18,000 Years From Now, People Will Still Play Football

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Professional sports are looking pretty bizarre right now. Baseball players perform before stadiums of unblinking cardboard cutouts; sound engineers manipulate fake crowd noise to make everything seem just a bit more normal for at-home NFL viewers. But none of this can match the radical vision of Jon Bois. In his new work of online fiction, 20020, the sportswriter imagines a far-future game of football much stranger than anything you’ve seen on TV.

20020 premiered on September 28 on SB Nation, the sports site where Bois is an editor, and it’s been updated three times a week since; the final chapter comes out today. The story takes place in the titular year—meaning exactly 18,000 years from now—but its characters and settings feel familiar. That’s because, in the universe of 20020, everyone mysteriously stopped aging (and therefore dying) in the year 2026. From this premise, the story explores what today’s humans might do with infinite time and no scarcity: what our environment would look like, how we would relate to one another, and where we would find our purpose. And it does so by thinking about the kinds of football games we would play.

Not many sportswriters would think to publish science fiction—or have the ability to make such works successful. Bois is bashful in explaining why he thought to embark on this project in the first place. “Frankly, as a conventional sportswriter, I am not all that good,” he says. But what comes through in 20020 is less any shortcoming of Bois’ than his capacious creativity and prodigious Google Earth skills. He tells his tales through a combination of written dialog, still images, and embedded videos. The stories are not interactive, like some past works of electronic literature, but they nevertheless make thorough use of their online medium.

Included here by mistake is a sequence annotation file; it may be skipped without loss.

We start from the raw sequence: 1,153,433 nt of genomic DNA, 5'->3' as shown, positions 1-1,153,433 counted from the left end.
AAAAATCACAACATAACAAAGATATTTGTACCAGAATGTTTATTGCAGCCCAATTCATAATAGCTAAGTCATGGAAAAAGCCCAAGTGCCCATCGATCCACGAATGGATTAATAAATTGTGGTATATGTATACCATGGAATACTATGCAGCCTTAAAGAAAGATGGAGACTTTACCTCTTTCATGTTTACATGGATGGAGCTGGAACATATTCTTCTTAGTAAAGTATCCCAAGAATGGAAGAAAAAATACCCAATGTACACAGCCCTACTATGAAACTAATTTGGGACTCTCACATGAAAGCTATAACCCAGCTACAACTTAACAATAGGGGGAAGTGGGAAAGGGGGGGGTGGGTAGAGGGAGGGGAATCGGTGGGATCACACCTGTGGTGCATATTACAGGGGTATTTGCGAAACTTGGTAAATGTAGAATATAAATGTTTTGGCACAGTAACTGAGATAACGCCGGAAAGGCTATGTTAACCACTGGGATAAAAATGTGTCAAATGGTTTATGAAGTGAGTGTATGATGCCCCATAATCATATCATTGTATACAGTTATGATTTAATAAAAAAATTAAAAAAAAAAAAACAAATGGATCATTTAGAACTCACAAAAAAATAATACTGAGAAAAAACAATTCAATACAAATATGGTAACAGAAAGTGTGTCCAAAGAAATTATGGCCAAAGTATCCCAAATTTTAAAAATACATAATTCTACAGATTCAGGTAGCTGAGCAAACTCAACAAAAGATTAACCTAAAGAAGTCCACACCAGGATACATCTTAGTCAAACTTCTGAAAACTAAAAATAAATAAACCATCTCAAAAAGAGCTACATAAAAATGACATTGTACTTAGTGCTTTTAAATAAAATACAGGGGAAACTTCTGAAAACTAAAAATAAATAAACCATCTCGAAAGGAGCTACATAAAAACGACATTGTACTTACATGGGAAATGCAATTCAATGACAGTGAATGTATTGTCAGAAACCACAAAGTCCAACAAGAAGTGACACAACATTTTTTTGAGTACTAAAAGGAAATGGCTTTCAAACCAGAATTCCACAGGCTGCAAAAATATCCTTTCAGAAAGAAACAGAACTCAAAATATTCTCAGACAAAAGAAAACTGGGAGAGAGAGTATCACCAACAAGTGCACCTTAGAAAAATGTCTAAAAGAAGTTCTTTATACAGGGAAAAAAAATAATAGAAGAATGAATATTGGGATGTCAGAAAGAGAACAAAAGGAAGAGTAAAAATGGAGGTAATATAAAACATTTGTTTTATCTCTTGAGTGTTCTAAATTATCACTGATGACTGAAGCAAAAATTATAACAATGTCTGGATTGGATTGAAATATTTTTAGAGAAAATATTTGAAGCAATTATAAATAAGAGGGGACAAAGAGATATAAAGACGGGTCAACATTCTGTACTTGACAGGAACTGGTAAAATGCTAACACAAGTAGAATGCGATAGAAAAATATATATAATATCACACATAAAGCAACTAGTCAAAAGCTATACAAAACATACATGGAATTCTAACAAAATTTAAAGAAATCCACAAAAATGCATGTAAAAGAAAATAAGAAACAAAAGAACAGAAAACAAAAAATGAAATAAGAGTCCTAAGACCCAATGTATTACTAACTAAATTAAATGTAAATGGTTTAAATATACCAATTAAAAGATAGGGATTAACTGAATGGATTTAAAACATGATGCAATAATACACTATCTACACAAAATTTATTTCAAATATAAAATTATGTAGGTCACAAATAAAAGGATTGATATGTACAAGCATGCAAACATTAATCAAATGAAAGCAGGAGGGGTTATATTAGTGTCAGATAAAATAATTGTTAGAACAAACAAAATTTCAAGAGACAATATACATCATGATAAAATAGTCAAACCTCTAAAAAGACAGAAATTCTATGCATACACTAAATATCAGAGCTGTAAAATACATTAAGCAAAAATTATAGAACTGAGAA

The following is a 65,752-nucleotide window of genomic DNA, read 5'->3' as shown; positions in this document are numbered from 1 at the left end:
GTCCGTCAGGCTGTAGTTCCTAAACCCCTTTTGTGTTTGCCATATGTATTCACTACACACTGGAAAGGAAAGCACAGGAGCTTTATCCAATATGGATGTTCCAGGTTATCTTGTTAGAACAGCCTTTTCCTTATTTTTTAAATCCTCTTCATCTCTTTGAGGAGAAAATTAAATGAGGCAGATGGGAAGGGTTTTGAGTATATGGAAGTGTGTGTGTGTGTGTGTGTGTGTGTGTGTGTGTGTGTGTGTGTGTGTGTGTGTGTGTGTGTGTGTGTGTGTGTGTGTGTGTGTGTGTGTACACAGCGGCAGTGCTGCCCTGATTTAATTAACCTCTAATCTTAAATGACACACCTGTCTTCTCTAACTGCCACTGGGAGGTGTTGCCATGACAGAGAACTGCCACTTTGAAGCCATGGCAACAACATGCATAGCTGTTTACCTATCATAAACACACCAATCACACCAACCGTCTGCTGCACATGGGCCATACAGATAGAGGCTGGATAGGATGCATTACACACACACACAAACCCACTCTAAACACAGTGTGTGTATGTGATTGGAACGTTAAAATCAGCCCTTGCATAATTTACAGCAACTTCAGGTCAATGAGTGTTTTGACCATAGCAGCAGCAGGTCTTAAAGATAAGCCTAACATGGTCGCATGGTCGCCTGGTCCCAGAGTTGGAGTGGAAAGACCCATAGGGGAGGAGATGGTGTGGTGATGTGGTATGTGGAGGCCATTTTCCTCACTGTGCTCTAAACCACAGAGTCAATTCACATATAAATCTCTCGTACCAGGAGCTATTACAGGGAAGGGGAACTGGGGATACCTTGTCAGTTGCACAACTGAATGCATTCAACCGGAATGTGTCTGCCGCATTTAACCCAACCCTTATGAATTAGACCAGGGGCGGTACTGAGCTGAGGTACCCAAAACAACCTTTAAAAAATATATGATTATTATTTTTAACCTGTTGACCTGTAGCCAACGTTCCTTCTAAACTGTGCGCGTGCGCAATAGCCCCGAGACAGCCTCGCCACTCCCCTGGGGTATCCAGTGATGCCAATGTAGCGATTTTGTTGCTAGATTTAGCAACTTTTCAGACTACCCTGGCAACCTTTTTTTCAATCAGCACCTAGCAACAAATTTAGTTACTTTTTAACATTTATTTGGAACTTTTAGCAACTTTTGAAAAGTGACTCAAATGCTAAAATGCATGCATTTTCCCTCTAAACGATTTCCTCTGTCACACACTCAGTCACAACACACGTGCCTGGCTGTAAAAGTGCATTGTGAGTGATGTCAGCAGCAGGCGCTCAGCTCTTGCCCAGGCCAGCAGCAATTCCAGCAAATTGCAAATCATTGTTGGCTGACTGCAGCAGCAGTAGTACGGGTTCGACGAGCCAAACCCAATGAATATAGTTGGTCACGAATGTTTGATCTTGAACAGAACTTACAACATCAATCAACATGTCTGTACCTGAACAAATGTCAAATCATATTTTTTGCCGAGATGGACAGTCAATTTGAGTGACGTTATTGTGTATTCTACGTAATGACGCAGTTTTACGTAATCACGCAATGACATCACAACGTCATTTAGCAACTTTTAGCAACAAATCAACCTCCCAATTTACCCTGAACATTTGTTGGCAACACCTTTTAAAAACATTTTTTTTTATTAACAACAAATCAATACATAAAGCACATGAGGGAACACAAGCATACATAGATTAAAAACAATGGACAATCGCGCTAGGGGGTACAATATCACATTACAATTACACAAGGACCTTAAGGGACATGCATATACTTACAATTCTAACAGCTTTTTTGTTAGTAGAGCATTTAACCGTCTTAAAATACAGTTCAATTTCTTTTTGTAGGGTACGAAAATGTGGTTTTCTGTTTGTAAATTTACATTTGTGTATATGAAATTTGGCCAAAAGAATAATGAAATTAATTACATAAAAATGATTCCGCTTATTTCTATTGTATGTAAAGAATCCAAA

Bois spearheaded his storytelling approach in 17776, 20020’s predecessor, which came out in 2017. With 15,000 years to workshop football, Bois guessed, humans would develop a plethora of different sorts of games, all far more extreme than the ones played on 100-yard fields. And he didn’t just describe these strange football games, or write rulebooks (although he did that, too)—he used Google Earth to build visual representations of his imaginary football fields. To represent one particularly large field running from Canada to Mexico, he placed a long, thin, green rectangle over Google Earth’s topography. In a dramatic GIF, the camera pans from a bird’s-eye view of the US down to the Utah mountains, where a green stripe is visible running over the landscape and off into the distance. At the other size extreme, Bois imagined what would happen if people could own pieces of a football field. He constructed buildings with Google Earth’s polygon tool and crammed them into Denver’s Mile High Stadium—the field’s residents even have a Bojangles right outside their doors.

The GIFs and videos of these fields are essential multimedia elements in his storytelling—they bring these absurd games, literally and figuratively, down to earth. And they are often more than just interesting or creative: For 20020, Bois used Google Earth’s simulation of the planet’s rotation to record a genuinely beautiful sunrise from the vantage of UConn’s Husky Stadium.

While Google Earth was an important element of 17776’s storytelling, it is 20020’s backbone. Unlike 17776, which followed a number of different ballgames (some of which weren’t football at all, even by ’76’s generous definition), 20020 zooms in on a single, enormous, millennia-long game, played among 111 college football teams on a field that looks like a game of pick-up sticks. Bois built this field by extending each of the school’s real-life football fields out from both end zones, until he hit an ocean or an international border. All in all, the field covers over 130,000 miles, and much of the game involves lengthy, cross-country hikes (motor vehicles are banned from play). With infinite time, walking for months to get to a line of scrimmage is no big deal.

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